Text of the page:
Playlist March 2012

This month’s guitar heroes can also write, sing and do just about anything musical.

Jimmie Vaughan
Plays More Blues, Ballads & Favorites
(Shout! Factory)

With help from vocalist Lou Ann Barton, Vaughan revs up the 50s rock on an album where he makes his most dramatic departure from the blues. While there are still plenty of blues licks, what dominates is a mixture of honking saxes, a rock and roll party beat and a few slow dance tunes. This is Vaughan’s most relaxed and fun album to date.

George Benson
Guitar Man
(Concord Jazz)

Benson really has a knack for picking covers and then making them his own, as he does on this beautiful album, his best in years. This laid-back set has a mellow groove that recalls both Benson’s earliest recordings and the commercial breakthrough sides of the mid-70s. There is simply no other jazz artist who can sing and play so well, while maintaining his jazz roots and connecting with that elusive larger audience.

Ry Cooder
Pull Up Some Dust and Sit Down

Cooder’s last three solo albums featured music with complex lyrical themes. This new release is very different, as he explores various musical genres and lyrically seems to be looking back on his life. While Cooder won’t be leaving music behind any time soon, it’s safe to say this is his most personal album from a lyrical standpoint to date. He also remains one of the most original, understated and underrated guitarists in music.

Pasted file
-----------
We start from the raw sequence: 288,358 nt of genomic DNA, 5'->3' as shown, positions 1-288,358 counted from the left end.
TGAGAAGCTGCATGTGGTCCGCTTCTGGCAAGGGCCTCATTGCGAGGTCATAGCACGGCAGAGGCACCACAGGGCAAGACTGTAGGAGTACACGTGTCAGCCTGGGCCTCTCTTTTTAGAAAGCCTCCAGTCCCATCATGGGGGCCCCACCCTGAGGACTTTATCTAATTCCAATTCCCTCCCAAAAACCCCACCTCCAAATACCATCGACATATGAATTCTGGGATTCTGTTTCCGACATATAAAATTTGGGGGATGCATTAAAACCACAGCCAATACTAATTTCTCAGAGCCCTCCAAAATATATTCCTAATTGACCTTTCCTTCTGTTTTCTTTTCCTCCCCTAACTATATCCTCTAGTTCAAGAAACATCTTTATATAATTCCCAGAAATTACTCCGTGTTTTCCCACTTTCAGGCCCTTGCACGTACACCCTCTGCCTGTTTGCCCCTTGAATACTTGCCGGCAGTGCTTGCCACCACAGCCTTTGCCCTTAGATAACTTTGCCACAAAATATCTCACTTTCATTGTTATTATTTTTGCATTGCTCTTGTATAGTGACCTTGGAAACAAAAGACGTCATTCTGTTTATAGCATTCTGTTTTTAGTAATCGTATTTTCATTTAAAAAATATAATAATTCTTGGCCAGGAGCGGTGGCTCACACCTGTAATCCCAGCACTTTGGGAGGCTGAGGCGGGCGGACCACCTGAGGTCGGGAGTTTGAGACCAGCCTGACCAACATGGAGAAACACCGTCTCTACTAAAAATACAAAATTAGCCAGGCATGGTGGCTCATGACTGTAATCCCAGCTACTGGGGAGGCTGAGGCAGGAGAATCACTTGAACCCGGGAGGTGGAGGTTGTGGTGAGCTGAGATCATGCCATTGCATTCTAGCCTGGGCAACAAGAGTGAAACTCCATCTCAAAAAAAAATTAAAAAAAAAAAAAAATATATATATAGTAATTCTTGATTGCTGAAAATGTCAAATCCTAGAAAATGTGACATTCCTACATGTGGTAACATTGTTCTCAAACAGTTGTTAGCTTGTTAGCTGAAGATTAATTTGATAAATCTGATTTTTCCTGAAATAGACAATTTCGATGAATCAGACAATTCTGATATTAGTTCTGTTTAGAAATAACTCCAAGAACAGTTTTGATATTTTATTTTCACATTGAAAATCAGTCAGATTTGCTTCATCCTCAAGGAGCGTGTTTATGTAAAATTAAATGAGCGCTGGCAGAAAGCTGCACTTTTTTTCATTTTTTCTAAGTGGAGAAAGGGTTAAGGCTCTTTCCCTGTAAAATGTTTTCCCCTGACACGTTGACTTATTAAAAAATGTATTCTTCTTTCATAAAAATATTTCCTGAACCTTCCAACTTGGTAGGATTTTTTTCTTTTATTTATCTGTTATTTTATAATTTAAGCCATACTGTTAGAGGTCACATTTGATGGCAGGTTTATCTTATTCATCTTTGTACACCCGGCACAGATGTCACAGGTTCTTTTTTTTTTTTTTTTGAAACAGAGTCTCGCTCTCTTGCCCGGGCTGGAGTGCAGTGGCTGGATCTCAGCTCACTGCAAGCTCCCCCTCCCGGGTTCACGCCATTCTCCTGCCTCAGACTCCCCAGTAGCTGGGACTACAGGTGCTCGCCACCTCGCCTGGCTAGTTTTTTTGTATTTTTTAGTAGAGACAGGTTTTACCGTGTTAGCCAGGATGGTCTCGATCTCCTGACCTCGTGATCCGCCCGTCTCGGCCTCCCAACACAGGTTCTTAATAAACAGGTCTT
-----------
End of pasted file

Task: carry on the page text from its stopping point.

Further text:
Gary Clark Jr.
The Bright Lights EP
(Warner Bros.)

Every once in a while a young blues guitar player comes along (Eric Clapton, Stevie Ray Vaughan, Robert Cray) who turns the genre on its ear yet pays respect to those who came before him. Such is the case with Austin, Texas-based Gary Clark Jr. Like the aforementioned, judging by Bright Lights, he can also write and sing. While this is only an EP, with two studio and two live tracks, this tantalizing taste of an artist about to explode on the scene is exciting to witness.

Ana Popovic
(Eclecto Groove)

While Ana Popovic, unlike Clark, is not new to the scene, she also follows in some big footsteps. From Rory Block and Bonnie Raitt to more recently, Susan Tedeschi, great female blues guitarists only come around every generation or so. Popovic has been quietly building a following as a great player and an extraordinary live performer and singer. It’s hard to tell if she’ll have the staying power of Block, or the crossover appeal of Raitt, but on her sixth studio album and with more than 10 years on the scene, she’s poised for big things.